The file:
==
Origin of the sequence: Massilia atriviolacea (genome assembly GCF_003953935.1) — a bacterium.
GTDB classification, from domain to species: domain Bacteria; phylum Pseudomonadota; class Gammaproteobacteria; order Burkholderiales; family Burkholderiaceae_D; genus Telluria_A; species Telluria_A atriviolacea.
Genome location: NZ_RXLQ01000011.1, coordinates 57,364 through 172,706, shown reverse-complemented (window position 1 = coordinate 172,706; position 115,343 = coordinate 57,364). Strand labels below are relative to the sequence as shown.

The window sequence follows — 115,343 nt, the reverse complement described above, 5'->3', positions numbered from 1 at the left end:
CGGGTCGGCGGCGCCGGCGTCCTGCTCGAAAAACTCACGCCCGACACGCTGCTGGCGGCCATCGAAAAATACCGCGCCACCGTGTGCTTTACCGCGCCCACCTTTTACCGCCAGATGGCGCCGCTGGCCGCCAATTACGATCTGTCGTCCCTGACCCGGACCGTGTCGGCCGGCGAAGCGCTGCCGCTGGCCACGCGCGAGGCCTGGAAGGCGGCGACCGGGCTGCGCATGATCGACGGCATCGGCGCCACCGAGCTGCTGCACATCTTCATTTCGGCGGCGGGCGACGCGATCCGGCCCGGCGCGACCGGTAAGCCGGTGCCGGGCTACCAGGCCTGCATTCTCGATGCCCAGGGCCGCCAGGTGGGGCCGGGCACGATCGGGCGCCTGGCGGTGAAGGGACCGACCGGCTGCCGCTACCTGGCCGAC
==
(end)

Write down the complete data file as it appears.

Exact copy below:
Origin of the sequence: Massilia atriviolacea (genome assembly GCF_003953935.1) — a bacterium.
GTDB classification, from domain to species: domain Bacteria; phylum Pseudomonadota; class Gammaproteobacteria; order Burkholderiales; family Burkholderiaceae_D; genus Telluria_A; species Telluria_A atriviolacea.
Genome location: NZ_RXLQ01000011.1, coordinates 57,364 through 172,706, shown reverse-complemented (window position 1 = coordinate 172,706; position 115,343 = coordinate 57,364). Strand labels below are relative to the sequence as shown.

The window sequence follows — 115,343 nt, the reverse complement described above, 5'->3', positions numbered from 1 at the left end:
CGGGTCGGCGGCGCCGGCGTCCTGCTCGAAAAACTCACGCCCGACACGCTGCTGGCGGCCATCGAAAAATACCGCGCCACCGTGTGCTTTACCGCGCCCACCTTTTACCGCCAGATGGCGCCGCTGGCCGCCAATTACGATCTGTCGTCCCTGACCCGGACCGTGTCGGCCGGCGAAGCGCTGCCGCTGGCCACGCGCGAGGCCTGGAAGGCGGCGACCGGGCTGCGCATGATCGACGGCATCGGCGCCACCGAGCTGCTGCACATCTTCATTTCGGCGGCGGGCGACGCGATCCGGCCCGGCGCGACCGGTAAGCCGGTGCCGGGCTACCAGGCCTGCATTCTCGATGCCCAGGGCCGCCAGGTGGGGCCGGGCACGATCGGGCGCCTGGCGGTGAAGGGACCGACCGGCTGCCGCTACCTGGCCGAC